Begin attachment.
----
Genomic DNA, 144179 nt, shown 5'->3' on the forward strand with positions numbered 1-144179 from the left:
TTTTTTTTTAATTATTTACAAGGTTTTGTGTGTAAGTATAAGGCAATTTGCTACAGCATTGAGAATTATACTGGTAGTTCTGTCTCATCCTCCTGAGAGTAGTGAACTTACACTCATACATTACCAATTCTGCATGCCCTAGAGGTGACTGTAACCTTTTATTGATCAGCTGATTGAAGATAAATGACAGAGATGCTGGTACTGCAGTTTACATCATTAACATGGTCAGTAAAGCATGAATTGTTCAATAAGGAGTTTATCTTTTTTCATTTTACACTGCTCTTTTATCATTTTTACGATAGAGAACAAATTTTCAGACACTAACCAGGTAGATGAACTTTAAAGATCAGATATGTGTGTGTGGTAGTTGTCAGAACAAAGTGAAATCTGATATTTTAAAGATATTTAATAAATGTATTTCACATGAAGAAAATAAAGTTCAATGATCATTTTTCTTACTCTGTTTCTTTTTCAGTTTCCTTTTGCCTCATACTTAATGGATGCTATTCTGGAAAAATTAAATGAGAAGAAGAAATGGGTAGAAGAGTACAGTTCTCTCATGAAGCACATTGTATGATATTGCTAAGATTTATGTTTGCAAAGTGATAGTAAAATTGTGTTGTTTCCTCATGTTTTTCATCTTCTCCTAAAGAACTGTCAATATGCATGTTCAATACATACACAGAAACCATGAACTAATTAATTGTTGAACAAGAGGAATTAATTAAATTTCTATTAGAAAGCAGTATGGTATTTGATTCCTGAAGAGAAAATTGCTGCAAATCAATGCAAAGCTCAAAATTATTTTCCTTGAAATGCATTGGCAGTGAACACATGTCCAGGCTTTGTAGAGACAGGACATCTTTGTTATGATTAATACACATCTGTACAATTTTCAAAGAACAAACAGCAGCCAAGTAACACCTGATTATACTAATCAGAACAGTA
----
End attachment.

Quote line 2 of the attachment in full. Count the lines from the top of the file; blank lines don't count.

TTTTTTTTTAATTATTTACAAGGTTTTGTGTGTAAGTATAAGGCAATTTGCTACAGCATTGAGAATTATACTGGTAGTTCTGTCTCATCCTCCTGAGAGTAGTGAACTTACACTCATACATTACCAATTCTGCATGCCCTAGAGGTGACTGTAACCTTTTATTGATCAGCTGATTGAAGATAAATGACAGAGATGCTGGTACTGCAGTTTACATCATTAACATGGTCAGTAAAGCATGAATTGTTCAATAAGGAGTTTATCTTTTTTCATTTTACACTGCTCTTTTATCATTTTTACGATAGAGAACAAATTTTCAGACACTAACCAGGTAGATGAACTTTAAAGATCAGATATGTGTGTGTGGTAGTTGTCAGAACAAAGTGAAATCTGATATTTTAAAGATATTTAATAAATGTATTTCACATGAAGAAAATAAAGTTCAATGATCATTTTTCTTACTCTGTTTCTTTTTCAGTTTCCTTTTGCCTCATACTTAATGGATGCTATTCTGGAAAAATTAAATGAGAAGAAGAAATGGGTAGAAGAGTACAGTTCTCTCATGAAGCACATTGTATGATATTGCTAAGATTTATGTTTGCAAAGTGATAGTAAAATTGTGTTGTTTCCTCATGTTTTTCATCTTCTCCTAAAGAACTGTCAATATGCATGTTCAATACATACACAGAAACCATGAACTAATTAATTGTTGAACAAGAGGAATTAATTAAATTTCTATTAGAAAGCAGTATGGTATTTGATTCCTGAAGAGAAAATTGCTGCAAATCAATGCAAAGCTCAAAATTATTTTCCTTGAAATGCATTGGCAGTGAACACATGTCCAGGCTTTGTAGAGACAGGACATCTTTGTTATGATTAATACACATCTGTACAATTTTCAAAGAACAAACAGCAGCCAAGTAACACCTGATTATACTAATCAGAACAGTA